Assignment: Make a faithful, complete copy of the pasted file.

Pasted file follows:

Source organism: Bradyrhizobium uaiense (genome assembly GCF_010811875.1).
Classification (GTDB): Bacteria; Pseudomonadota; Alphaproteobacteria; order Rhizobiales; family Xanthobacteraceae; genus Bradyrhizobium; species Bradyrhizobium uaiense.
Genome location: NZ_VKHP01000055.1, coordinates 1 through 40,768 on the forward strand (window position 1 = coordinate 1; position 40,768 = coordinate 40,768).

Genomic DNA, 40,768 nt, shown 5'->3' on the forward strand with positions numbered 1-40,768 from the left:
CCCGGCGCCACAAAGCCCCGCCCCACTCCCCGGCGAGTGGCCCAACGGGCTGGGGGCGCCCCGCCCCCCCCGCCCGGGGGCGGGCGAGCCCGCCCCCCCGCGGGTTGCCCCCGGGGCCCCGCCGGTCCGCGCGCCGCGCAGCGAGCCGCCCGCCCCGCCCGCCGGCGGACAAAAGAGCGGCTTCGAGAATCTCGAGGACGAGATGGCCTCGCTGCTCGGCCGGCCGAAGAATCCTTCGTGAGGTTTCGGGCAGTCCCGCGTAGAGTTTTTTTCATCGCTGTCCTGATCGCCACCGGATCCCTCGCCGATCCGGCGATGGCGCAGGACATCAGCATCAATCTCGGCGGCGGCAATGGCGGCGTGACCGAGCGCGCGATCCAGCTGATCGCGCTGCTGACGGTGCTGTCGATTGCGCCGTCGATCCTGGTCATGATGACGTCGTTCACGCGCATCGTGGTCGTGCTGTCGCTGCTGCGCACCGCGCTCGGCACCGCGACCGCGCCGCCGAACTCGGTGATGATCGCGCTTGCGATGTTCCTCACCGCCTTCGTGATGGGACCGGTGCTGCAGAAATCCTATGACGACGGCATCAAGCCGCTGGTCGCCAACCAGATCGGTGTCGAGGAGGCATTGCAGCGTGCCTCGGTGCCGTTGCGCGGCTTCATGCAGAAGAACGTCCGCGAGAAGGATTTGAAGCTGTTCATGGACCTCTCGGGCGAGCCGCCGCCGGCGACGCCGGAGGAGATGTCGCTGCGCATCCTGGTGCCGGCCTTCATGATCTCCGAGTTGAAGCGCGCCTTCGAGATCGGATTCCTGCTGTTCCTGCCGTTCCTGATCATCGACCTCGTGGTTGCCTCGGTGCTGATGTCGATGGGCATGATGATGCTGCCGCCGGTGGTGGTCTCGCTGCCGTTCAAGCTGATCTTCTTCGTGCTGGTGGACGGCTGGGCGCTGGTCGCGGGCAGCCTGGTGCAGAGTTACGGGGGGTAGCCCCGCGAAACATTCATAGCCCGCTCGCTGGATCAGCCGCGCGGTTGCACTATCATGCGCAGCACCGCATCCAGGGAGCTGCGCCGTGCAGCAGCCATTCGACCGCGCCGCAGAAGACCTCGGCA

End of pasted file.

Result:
Source organism: Bradyrhizobium uaiense (genome assembly GCF_010811875.1).
Classification (GTDB): Bacteria; Pseudomonadota; Alphaproteobacteria; order Rhizobiales; family Xanthobacteraceae; genus Bradyrhizobium; species Bradyrhizobium uaiense.
Genome location: NZ_VKHP01000055.1, coordinates 1 through 40,768 on the forward strand (window position 1 = coordinate 1; position 40,768 = coordinate 40,768).

Genomic DNA, 40,768 nt, shown 5'->3' on the forward strand with positions numbered 1-40,768 from the left:
CCCGGCGCCACAAAGCCCCGCCCCACTCCCCGGCGAGTGGCCCAACGGGCTGGGGGCGCCCCGCCCCCCCCGCCCGGGGGCGGGCGAGCCCGCCCCCCCGCGGGTTGCCCCCGGGGCCCCGCCGGTCCGCGCGCCGCGCAGCGAGCCGCCCGCCCCGCCCGCCGGCGGACAAAAGAGCGGCTTCGAGAATCTCGAGGACGAGATGGCCTCGCTGCTCGGCCGGCCGAAGAATCCTTCGTGAGGTTTCGGGCAGTCCCGCGTAGAGTTTTTTTCATCGCTGTCCTGATCGCCACCGGATCCCTCGCCGATCCGGCGATGGCGCAGGACATCAGCATCAATCTCGGCGGCGGCAATGGCGGCGTGACCGAGCGCGCGATCCAGCTGATCGCGCTGCTGACGGTGCTGTCGATTGCGCCGTCGATCCTGGTCATGATGACGTCGTTCACGCGCATCGTGGTCGTGCTGTCGCTGCTGCGCACCGCGCTCGGCACCGCGACCGCGCCGCCGAACTCGGTGATGATCGCGCTTGCGATGTTCCTCACCGCCTTCGTGATGGGACCGGTGCTGCAGAAATCCTATGACGACGGCATCAAGCCGCTGGTCGCCAACCAGATCGGTGTCGAGGAGGCATTGCAGCGTGCCTCGGTGCCGTTGCGCGGCTTCATGCAGAAGAACGTCCGCGAGAAGGATTTGAAGCTGTTCATGGACCTCTCGGGCGAGCCGCCGCCGGCGACGCCGGAGGAGATGTCGCTGCGCATCCTGGTGCCGGCCTTCATGATCTCCGAGTTGAAGCGCGCCTTCGAGATCGGATTCCTGCTGTTCCTGCCGTTCCTGATCATCGACCTCGTGGTTGCCTCGGTGCTGATGTCGATGGGCATGATGATGCTGCCGCCGGTGGTGGTCTCGCTGCCGTTCAAGCTGATCTTCTTCGTGCTGGTGGACGGCTGGGCGCTGGTCGCGGGCAGCCTGGTGCAGAGTTACGGGGGGTAGCCCCGCGAAACATTCATAGCCCGCTCGCTGGATCAGCCGCGCGGTTGCACTATCATGCGCAGCACCGCATCCAGGGAGCTGCGCCGTGCAGCAGCCATTCGACCGCGCCGCAGAAGACCTCGGCA